Tuesday, October 04, 2005

The Heart of Australia

I took my nephew Michael on a trip to the outback. Alice Springs is the town right in the heart of Australia, and it serves as the hub of the outback. Yes, it is not "a town" in the outback, but rather "the town." It wasn't until the 1980s that there was even a paved road into Alice Springs. The isolation is incredible.

We took a flight to Alice Springs from Sydney (which is on the coast and in New South Wales, which is the state where Rachele's family lives, for those of you who don't know about Australian geography). The flight took three hours, and throughout the majority of the flight Michael and I looked out the window and marvelled at the fact that all you could see was a huge expanse of red, dry, cracked earth. You really feel like you are going out into the middle of nowhere.

When I stepped off the plane in Alice Springs, the first thing that hit me was the intense heat. It was about 1pm, and the sun was beating down. Even the wind was hot. The air was so dry you could almost feel it pulling the the moisture out of you. You don't need to bother drying your hands after you wash them, just step outside the air does it for you. The earth is bright red, and it gets into everything and leaves its mark. My formerly white sneakers will now forever serve as a reminder of this trip. Worst of all are the flies. The place is swarming with flies that are not shy about crawling all over your face, into your ears, nose, mouth and eyes.

And for some reason, I fell in love with this place. It might have something to do with the beautifully bright sky, the crystal clear air, the stunning sunsets and sunrises, and a night sky that is so thick with stars you feel like you could reach out and touch them. It is a place where you can literally drive for hours and see nothing but the little two-lane road you are on and land rolling by on either side. You pass at most a handful of other vehicles, the drivers of which all smile and wave. Of course they do; who knows when you will see another person? It is like no place I have ever been.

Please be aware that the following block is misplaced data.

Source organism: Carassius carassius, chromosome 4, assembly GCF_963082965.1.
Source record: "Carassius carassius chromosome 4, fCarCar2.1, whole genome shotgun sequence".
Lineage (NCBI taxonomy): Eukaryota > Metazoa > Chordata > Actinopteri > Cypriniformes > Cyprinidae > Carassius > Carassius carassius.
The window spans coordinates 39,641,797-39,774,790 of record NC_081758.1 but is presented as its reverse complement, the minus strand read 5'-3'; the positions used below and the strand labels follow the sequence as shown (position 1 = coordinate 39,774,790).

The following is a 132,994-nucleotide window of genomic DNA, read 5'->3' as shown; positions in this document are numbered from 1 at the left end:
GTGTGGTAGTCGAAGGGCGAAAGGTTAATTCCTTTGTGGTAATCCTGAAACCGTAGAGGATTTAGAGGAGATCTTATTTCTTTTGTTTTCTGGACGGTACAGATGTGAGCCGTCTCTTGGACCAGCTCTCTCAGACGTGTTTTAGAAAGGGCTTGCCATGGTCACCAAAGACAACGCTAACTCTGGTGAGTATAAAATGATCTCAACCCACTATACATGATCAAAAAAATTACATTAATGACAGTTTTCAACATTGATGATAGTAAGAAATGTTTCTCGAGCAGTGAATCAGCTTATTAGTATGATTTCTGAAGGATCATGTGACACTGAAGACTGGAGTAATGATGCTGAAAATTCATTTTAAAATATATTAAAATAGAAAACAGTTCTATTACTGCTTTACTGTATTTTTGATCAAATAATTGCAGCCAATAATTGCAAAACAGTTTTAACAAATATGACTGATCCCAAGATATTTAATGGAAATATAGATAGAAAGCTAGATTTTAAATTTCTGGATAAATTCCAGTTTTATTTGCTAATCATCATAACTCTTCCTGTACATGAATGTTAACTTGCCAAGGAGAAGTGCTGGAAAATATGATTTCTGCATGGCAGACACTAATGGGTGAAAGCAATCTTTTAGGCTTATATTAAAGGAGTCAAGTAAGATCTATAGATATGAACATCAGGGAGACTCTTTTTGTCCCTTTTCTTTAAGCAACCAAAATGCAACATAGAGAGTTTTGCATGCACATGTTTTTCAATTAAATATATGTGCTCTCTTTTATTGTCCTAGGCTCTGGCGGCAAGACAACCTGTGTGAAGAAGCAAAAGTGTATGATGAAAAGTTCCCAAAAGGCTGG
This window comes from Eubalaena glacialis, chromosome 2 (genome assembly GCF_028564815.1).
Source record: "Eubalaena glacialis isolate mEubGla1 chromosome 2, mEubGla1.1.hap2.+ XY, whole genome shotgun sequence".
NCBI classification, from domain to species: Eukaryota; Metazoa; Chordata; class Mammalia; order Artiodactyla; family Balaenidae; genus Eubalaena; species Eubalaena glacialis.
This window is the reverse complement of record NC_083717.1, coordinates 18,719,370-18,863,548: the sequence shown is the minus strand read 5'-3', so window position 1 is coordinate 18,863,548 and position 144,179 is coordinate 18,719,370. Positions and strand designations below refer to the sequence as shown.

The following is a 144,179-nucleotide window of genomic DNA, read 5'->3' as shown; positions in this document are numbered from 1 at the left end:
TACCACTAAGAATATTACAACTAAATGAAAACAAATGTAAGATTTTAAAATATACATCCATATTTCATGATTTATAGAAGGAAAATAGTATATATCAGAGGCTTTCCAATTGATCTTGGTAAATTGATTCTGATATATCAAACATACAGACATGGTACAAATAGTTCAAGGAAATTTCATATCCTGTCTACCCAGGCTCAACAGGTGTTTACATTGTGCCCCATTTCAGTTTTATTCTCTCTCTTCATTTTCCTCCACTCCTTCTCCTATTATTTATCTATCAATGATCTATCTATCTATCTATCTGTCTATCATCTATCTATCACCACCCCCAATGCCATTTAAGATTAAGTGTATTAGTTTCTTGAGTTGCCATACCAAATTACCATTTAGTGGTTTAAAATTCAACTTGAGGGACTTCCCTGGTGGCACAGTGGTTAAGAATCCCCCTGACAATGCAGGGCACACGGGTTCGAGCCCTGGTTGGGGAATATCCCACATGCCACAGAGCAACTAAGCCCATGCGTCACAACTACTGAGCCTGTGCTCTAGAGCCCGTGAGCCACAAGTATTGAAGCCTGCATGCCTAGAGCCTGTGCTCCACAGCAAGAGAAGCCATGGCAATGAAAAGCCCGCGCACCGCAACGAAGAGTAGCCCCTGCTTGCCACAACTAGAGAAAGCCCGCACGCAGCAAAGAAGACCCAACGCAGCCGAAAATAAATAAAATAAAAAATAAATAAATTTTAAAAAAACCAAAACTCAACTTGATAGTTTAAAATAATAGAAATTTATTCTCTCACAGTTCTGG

A glimpse of the outback.

Check me out - I'm petting a dingo!
(Please ignore the fact that it is chained up, tame, and asleep.)

Alice Springs is home to two unique and quite impressive systems developed to deal with the isolation of the people living in the outback.

There is the "School of the Air", which consists of teachers instructing students all across the outback via radio. They have recently started doing it by satellite so for the first time these students are actually able to see their teacher. On standardized testing these students score well - usually in the top 10% - then often go on to boarding schools for high school.

Alice Springs also serves as a base for the Royal Flying Doctors Service. This was started in 1928 to provide emergency care for people in isolated places. I read a story about a man who was in a farming accident, so they brought over a neighbor who had done a first aid course. This man then contacted his first aid teacher in Perth who instructed him how to do surgery through morse code, using only a pen knife. The man actually survived the surgery, but died of a burst appendix during the many-day trek to the nearest hospital. It was stories like this that prompted the development of RFDS.

Here is the Alice Springs base. Inside there is a small radio control room where they take the emergency calls. They have doctors and nurses on call to fly out and help these people, treating them in the on-board emergency room then taking them to the closest hospital. The RFDS services an area the size of western Europe.

Many of the homesteads have a medical kit which contains a chart to help the patients describe their injuries. There is also a medical chest that contains a variety of medicines which are each assigned a number, so the physician can easily prescribe the medicine they need.

This is the body chart. In addition to the grid, it lists words to describe the kind of pain they are experiencing (sharp, throbbing, etc).

This is a medicine chest from the 1960s. There was a joke in the museum about a man who said they had run out of #9 pills, so he just gave his wife a #4 and a #5 and she was just fine.

Needless to say, I really liked Alice Springs. I will write about all the adventuring into the outback in the next post.

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